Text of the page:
Reverse engineering the EPROM

A project log for Twitter feed on an old LED marquee

An adventure in '80s electronics and embedded Linux

Enrico GueliEnrico Gueli 04/02/2022 at 14:194 Comments

My initial plan was to desolder the microcontroller (a Winbond W78C32C-40 MCU, with an 8051 core) plus a few other logic chips in the board, then add some wires to control the LED circuitry. But desoldering was tougher than I thought, and while in the process I though "wait, why don't I keep the MCU and reprogram its firmware to get pixel data from outside?"

Here's the idea: I dump the contents of the EPROM (a 27256 DIP which, by the way, is accessible and replaceable from outside the chassis) to my PC, reverse-engineer it, figure out how exactly are the LEDs controlled, then write an 8051 firmware of my own that somehow gets the data from the external Linux machine and displays it.

What to use to get the data? The marquee already has a serial connection (you'd use that on a PC to program the text, animations etc.) but the MCU datasheet puts a limit at 9600bps, too slow to get raw pixel data. I want the bi-color 85*7 display to be refreshed 60 times per second, so I need 2[bit per pixel]*85[columns]*7[rows]*60[fps] = 71400bps minimum.

So instead of using a serial connection, I might somehow add a "virtual memory" so that when the MCU reads it, it actually reads data coming from outside. Something like memory-mapped I/O.

The advantage of this approach is that you don't need to change anything in the existing hardware. No desoldering, no messing up with wires. Where the EPROM socket is, I would put a DIP IDC connector like this one that breaks out all its pins through a flat cable to another board, containing logic level shifters and anything else to interface the display to the Linux board.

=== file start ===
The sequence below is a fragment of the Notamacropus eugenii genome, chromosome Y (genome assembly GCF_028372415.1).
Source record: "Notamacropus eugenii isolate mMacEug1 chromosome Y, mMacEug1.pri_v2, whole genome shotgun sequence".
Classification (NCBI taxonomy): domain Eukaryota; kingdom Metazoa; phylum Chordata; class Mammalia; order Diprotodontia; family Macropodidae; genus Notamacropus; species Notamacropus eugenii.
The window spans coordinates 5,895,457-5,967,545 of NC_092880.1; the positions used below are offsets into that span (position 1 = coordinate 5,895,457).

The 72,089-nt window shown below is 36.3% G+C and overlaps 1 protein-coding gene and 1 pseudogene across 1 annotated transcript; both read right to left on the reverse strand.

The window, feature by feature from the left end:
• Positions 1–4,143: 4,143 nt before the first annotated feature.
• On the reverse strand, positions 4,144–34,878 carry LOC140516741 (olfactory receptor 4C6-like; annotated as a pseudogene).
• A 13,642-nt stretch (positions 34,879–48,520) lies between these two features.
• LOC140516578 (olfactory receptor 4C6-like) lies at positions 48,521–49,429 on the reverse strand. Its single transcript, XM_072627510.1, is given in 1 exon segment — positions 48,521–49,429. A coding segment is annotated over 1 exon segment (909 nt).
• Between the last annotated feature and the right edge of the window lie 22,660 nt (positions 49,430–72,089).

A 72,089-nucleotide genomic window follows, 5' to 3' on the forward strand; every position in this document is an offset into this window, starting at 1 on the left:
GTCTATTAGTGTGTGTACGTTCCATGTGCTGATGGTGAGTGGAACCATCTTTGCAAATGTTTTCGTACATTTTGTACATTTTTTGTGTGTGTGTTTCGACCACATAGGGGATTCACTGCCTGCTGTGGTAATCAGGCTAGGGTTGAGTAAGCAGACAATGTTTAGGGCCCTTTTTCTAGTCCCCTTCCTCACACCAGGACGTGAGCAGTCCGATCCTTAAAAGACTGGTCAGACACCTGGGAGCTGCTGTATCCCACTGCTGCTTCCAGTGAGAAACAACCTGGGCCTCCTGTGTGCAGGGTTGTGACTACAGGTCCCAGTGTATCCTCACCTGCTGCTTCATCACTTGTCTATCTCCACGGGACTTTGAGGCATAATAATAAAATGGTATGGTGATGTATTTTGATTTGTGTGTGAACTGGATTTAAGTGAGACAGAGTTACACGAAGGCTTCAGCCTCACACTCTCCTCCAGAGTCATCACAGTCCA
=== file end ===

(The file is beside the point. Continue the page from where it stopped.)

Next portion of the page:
The disadvantage is that it's another level of "hacking" this device; in addition to the hardware I need to have a deep understanding of how the firmware works. Sounds complicated, but also a really interesting challenge! What do you guys think?


Ken Yap wrote 04/02/2022 at 23:14 point

One thing you have to take into account is that the 8051 is Harvard architecture. So built-in fonts would be stored in the EPROM, but working memory for display buffer would be in the SRAM, underneath the EPROM. The firmware almost certainly multiplex drives the LEDs from the buffer. What you might be able to do is to replace the comms routines in the EPROM with a faster comms method, maybe even a parallel port circuit that you add on. You might be able to find some unused I/O space on the 8051.

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Enrico Gueli wrote 04/03/2022 at 08:04 point

Good point. But if I go with breaking out the EPROM pins, I can only have control over the code memory.

The current firmware seems to use less than half of its available space (32k), so there might be indeed room for some additional I/O. Which is fine I guess, as the I/O is mostly feeding data into the MCU. I understand the MOVC instruction can be used to read data from code memory; I can tell the MCU to read at specific locations just to signal the intention to read data from outside, then copy then actual data into the RAM framebuffer (if there's one, gotta look into the firmware).

At this point this is all speculation. I'll finish reverse-engineering the schematic, to see how memory/data is actually mapped, then start with the firmware.

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Enrico Gueli wrote 04/02/2022 at 22:20 point

It does, but it goes via 2400bps serial line. I have more complex animations in mind, that the current firmware can't do, so instead i wanted to render the animations on the Linux machine and send the frames to the display.

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Ken Yap wrote 04/02/2022 at 20:56 point

Doesn't give you the serial interface command set?

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